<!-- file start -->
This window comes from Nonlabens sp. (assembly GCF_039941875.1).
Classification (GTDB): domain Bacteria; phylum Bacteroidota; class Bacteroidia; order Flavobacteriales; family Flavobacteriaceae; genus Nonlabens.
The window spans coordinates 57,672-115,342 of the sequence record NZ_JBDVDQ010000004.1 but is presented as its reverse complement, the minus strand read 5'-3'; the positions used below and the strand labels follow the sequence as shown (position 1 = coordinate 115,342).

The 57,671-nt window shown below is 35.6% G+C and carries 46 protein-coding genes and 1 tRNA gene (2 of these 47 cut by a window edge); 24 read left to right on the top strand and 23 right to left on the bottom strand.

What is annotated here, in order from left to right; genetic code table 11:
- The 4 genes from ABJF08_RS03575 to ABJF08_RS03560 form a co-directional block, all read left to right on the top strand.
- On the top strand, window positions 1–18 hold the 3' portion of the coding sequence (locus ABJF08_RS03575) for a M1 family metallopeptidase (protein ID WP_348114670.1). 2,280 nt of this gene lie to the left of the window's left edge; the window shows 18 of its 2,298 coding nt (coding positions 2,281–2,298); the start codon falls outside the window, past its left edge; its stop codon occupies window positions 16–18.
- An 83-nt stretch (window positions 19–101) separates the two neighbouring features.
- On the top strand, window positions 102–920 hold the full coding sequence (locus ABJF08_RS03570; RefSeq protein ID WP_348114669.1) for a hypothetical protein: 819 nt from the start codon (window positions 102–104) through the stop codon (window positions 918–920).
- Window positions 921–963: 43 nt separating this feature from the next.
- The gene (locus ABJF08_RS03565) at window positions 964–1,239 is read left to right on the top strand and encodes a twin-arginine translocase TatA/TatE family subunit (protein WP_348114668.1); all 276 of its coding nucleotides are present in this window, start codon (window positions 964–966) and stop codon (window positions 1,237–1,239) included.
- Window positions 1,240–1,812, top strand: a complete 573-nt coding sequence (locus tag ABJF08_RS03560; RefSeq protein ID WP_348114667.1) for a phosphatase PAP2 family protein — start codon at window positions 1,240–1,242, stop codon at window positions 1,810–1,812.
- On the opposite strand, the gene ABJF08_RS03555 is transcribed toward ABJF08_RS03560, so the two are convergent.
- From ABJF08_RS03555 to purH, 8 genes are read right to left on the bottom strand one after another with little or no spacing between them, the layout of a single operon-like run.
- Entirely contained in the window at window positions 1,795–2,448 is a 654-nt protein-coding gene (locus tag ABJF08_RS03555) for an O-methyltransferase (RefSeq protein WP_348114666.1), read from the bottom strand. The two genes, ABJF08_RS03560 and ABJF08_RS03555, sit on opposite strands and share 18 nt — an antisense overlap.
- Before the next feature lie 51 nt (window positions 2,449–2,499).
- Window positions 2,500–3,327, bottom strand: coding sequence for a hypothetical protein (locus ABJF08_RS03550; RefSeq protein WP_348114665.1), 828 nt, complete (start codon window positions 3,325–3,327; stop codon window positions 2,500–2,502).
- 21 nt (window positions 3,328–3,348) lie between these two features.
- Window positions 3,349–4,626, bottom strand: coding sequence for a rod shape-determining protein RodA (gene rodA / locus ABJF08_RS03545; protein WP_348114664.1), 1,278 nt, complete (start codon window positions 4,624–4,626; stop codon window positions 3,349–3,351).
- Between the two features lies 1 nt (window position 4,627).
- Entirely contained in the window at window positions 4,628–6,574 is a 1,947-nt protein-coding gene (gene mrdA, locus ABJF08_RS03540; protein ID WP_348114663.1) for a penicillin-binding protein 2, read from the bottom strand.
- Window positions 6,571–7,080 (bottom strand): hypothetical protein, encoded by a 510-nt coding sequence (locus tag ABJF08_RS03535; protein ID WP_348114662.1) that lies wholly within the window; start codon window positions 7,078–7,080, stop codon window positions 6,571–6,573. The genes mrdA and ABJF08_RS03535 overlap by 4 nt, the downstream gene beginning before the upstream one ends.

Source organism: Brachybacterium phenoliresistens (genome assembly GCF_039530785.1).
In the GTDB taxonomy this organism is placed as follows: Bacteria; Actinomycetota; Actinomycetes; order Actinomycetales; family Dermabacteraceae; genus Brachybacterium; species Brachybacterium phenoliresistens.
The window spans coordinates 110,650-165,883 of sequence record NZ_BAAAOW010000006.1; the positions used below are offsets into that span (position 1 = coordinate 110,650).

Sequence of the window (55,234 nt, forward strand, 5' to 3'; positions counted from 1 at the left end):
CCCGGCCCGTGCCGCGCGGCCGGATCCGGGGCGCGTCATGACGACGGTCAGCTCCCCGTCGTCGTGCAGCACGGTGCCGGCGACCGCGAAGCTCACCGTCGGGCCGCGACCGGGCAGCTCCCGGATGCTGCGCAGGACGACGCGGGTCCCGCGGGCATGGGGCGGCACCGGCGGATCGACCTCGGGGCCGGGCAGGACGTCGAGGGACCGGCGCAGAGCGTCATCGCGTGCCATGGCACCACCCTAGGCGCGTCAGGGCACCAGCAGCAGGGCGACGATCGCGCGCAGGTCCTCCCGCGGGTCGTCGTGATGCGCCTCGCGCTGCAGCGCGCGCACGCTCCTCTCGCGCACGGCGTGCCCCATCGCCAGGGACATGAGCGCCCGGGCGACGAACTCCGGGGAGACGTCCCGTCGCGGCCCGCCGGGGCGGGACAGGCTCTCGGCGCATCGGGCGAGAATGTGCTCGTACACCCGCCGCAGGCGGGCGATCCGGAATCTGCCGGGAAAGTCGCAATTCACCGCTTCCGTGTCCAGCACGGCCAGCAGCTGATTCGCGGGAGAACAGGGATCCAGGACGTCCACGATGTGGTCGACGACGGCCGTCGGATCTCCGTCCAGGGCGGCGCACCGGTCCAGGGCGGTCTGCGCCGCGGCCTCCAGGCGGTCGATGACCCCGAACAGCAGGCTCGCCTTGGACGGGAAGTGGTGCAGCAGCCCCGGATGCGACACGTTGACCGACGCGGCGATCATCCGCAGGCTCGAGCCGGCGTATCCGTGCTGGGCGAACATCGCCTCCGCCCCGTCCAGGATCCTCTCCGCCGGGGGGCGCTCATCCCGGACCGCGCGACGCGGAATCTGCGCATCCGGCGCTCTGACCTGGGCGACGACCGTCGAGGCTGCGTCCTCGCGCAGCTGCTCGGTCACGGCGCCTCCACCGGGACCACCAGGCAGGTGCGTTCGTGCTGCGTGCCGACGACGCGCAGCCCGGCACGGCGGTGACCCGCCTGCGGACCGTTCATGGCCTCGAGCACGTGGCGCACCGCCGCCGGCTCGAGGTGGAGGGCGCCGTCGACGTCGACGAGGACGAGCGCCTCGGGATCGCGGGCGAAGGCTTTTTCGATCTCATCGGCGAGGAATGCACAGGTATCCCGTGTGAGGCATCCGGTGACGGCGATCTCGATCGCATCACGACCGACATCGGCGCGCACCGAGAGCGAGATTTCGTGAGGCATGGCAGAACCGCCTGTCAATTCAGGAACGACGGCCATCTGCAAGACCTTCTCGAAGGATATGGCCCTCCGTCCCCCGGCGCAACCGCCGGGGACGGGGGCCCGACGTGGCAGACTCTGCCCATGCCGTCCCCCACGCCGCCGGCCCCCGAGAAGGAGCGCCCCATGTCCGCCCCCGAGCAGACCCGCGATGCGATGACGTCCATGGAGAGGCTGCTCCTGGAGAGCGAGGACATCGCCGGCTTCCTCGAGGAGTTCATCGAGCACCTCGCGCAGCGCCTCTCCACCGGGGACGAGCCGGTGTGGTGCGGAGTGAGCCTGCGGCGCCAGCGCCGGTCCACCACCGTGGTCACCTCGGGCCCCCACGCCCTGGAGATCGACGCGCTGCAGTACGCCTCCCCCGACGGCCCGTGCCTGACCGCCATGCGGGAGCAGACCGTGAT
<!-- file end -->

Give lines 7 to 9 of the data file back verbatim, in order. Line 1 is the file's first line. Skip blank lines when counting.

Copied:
- On the top strand, window positions 1–18 hold the 3' portion of the coding sequence (locus ABJF08_RS03575) for a M1 family metallopeptidase (protein ID WP_348114670.1). 2,280 nt of this gene lie to the left of the window's left edge; the window shows 18 of its 2,298 coding nt (coding positions 2,281–2,298); the start codon falls outside the window, past its left edge; its stop codon occupies window positions 16–18.
- An 83-nt stretch (window positions 19–101) separates the two neighbouring features.
- On the top strand, window positions 102–920 hold the full coding sequence (locus ABJF08_RS03570; RefSeq protein ID WP_348114669.1) for a hypothetical protein: 819 nt from the start codon (window positions 102–104) through the stop codon (window positions 918–920).